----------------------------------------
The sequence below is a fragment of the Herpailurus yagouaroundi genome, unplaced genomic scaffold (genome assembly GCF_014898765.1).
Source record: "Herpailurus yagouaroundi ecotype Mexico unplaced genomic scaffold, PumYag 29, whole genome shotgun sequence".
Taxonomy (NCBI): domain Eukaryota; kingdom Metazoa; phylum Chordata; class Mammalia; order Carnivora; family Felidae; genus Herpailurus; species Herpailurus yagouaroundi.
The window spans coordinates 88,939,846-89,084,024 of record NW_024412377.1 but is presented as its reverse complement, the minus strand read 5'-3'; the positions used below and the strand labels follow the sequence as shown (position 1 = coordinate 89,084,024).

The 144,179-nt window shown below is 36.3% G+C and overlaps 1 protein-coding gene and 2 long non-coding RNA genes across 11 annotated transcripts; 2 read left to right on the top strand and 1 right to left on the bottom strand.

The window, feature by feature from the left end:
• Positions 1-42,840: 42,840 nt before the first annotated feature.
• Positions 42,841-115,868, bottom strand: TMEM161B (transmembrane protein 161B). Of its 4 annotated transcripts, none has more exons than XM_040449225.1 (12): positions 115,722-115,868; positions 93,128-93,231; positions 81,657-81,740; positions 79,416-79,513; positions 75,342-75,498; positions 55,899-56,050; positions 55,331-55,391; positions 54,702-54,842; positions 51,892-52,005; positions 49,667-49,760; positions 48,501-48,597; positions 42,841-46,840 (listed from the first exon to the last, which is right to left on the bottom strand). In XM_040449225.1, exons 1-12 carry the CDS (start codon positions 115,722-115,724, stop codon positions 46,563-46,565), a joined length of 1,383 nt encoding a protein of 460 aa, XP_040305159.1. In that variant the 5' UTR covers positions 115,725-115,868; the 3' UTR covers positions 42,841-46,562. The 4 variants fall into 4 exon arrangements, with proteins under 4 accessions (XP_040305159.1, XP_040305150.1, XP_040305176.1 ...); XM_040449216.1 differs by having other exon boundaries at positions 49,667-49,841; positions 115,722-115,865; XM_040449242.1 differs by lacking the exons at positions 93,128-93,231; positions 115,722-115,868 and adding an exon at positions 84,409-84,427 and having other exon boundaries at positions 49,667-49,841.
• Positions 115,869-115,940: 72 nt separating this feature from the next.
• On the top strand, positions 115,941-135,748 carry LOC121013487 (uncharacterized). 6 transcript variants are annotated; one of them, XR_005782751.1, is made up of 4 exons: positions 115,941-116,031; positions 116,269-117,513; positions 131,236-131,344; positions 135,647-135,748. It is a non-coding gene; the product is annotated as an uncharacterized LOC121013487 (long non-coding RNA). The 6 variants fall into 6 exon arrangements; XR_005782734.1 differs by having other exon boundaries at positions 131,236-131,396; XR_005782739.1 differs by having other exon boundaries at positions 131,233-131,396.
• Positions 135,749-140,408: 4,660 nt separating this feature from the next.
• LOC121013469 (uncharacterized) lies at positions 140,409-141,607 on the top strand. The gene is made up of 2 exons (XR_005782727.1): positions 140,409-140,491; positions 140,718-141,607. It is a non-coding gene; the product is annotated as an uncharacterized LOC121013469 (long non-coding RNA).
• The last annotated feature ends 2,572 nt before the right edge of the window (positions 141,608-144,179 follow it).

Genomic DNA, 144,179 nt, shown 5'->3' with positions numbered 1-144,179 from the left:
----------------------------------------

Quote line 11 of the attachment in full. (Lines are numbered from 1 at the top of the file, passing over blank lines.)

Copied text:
• Positions 135,749-140,408: 4,660 nt separating this feature from the next.